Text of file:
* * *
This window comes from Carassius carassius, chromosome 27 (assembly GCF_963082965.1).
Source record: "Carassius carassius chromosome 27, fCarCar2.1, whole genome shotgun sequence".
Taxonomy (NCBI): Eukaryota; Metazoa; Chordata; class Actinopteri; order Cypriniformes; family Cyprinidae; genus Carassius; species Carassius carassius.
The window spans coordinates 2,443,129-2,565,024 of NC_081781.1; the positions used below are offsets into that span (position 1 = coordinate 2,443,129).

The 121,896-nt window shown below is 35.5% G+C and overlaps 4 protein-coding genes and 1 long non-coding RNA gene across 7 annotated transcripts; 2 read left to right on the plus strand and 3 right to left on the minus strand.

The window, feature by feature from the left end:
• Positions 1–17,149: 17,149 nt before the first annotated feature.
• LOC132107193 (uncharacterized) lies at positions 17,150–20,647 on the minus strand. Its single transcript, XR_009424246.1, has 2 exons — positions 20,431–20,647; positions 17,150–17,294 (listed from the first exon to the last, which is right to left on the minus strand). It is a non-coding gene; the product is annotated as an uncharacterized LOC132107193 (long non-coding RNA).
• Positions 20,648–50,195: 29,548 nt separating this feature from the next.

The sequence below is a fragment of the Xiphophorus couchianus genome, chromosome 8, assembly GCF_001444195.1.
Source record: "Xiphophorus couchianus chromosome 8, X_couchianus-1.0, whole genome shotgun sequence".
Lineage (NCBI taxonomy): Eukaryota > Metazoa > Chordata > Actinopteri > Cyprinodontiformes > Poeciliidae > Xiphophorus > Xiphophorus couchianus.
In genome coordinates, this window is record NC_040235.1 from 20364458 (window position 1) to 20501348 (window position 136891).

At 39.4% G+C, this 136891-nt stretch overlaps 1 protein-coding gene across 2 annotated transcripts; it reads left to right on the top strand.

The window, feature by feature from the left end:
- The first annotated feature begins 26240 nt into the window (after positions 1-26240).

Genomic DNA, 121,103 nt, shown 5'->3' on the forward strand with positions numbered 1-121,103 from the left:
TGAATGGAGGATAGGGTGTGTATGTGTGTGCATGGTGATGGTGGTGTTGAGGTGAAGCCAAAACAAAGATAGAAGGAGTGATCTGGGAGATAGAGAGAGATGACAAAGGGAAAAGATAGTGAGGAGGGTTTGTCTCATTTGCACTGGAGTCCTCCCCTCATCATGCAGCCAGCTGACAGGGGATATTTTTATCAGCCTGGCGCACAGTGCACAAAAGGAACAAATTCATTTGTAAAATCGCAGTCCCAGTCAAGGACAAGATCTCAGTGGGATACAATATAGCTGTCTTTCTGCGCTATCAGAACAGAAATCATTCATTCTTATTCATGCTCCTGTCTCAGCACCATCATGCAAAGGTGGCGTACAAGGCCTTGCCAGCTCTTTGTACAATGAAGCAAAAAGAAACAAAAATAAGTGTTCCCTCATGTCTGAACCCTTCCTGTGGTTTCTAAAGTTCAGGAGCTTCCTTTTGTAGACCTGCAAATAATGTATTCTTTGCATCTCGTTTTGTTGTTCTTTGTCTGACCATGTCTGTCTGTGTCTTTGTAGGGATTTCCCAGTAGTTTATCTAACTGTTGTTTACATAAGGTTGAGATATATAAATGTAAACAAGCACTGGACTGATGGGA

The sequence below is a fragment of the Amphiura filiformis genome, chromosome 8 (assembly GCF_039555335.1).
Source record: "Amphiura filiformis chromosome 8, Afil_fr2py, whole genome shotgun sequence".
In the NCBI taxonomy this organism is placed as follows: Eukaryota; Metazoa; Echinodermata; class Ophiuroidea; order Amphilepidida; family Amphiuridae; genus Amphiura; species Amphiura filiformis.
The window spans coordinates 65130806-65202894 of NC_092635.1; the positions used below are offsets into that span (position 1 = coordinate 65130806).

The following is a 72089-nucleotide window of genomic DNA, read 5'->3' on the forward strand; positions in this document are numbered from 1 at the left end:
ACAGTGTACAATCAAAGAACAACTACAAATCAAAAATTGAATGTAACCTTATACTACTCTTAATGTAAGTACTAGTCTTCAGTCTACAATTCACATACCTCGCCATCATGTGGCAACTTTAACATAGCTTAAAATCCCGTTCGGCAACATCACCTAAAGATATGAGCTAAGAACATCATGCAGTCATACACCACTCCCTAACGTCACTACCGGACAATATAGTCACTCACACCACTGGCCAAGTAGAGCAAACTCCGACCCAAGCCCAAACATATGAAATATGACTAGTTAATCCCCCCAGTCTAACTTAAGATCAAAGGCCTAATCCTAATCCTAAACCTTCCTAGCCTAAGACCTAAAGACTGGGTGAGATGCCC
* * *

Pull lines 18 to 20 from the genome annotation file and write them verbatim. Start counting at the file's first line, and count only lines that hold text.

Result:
TGAATGGAGGATAGGGTGTGTATGTGTGTGCATGGTGATGGTGGTGTTGAGGTGAAGCCAAAACAAAGATAGAAGGAGTGATCTGGGAGATAGAGAGAGATGACAAAGGGAAAAGATAGTGAGGAGGGTTTGTCTCATTTGCACTGGAGTCCTCCCCTCATCATGCAGCCAGCTGACAGGGGATATTTTTATCAGCCTGGCGCACAGTGCACAAAAGGAACAAATTCATTTGTAAAATCGCAGTCCCAGTCAAGGACAAGATCTCAGTGGGATACAATATAGCTGTCTTTCTGCGCTATCAGAACAGAAATCATTCATTCTTATTCATGCTCCTGTCTCAGCACCATCATGCAAAGGTGGCGTACAAGGCCTTGCCAGCTCTTTGTACAATGAAGCAAAAAGAAACAAAAATAAGTGTTCCCTCATGTCTGAACCCTTCCTGTGGTTTCTAAAGTTCAGGAGCTTCCTTTTGTAGACCTGCAAATAATGTATTCTTTGCATCTCGTTTTGTTGTTCTTTGTCTGACCATGTCTGTCTGTGTCTTTGTAGGGATTTCCCAGTAGTTTATCTAACTGTTGTTTACATAAGGTTGAGATATATAAATGTAAACAAGCACTGGACTGATGGGA

The sequence below is a fragment of the Amphiura filiformis genome, chromosome 8 (assembly GCF_039555335.1).
Source record: "Amphiura filiformis chromosome 8, Afil_fr2py, whole genome shotgun sequence".